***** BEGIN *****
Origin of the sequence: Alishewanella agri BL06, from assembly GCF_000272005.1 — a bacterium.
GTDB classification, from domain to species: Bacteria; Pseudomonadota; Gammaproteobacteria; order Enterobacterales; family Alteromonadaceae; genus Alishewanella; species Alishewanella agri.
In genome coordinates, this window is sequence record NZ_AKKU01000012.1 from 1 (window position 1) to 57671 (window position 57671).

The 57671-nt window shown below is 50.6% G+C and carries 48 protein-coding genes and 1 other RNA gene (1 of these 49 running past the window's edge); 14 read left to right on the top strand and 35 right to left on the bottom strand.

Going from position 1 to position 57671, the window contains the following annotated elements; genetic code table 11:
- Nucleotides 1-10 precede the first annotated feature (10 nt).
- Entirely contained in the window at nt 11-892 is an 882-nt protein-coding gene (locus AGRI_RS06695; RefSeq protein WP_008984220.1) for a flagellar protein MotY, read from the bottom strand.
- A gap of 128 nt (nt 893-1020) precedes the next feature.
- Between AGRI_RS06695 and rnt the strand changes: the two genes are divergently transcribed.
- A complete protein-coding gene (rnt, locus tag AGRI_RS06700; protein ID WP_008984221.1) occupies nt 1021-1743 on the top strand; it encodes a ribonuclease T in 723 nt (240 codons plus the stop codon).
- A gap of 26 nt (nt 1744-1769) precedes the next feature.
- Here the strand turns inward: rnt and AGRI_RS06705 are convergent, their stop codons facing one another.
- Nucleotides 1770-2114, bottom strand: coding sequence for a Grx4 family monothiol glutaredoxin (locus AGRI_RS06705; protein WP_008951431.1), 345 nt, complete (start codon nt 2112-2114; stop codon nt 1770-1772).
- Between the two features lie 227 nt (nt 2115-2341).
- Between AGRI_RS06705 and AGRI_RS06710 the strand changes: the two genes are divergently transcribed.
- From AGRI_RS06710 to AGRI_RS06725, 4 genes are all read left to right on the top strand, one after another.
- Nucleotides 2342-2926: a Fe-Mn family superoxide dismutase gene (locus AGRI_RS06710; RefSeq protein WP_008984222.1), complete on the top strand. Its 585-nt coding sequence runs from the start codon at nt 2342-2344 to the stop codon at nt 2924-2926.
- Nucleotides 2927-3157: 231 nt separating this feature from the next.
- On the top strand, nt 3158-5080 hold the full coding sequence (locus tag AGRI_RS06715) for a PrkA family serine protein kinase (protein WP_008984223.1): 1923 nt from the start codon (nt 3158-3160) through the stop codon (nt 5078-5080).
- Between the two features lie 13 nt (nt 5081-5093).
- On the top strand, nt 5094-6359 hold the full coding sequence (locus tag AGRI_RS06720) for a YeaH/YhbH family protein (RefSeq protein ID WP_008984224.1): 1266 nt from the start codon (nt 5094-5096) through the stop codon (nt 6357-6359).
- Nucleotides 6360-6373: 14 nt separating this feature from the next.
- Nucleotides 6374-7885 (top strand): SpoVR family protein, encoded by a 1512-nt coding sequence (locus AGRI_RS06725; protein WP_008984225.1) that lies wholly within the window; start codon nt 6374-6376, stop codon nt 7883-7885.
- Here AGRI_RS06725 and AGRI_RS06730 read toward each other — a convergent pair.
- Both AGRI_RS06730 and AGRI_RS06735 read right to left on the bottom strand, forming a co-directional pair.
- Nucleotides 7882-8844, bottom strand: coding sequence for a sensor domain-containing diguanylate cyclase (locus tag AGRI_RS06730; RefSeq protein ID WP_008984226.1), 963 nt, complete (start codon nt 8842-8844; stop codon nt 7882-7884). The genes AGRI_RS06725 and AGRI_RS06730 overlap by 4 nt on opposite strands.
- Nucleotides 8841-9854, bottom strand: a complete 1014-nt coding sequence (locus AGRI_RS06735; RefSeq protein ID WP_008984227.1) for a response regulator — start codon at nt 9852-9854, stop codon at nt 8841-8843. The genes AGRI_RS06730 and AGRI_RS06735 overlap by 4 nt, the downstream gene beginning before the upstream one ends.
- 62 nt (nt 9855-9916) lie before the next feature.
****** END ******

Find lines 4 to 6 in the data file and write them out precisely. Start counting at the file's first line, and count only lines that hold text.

The 57671-nt window shown below is 50.6% G+C and carries 48 protein-coding genes and 1 other RNA gene (1 of these 49 running past the window's edge); 14 read left to right on the top strand and 35 right to left on the bottom strand.

Going from position 1 to position 57671, the window contains the following annotated elements; genetic code table 11:
- Nucleotides 1-10 precede the first annotated feature (10 nt).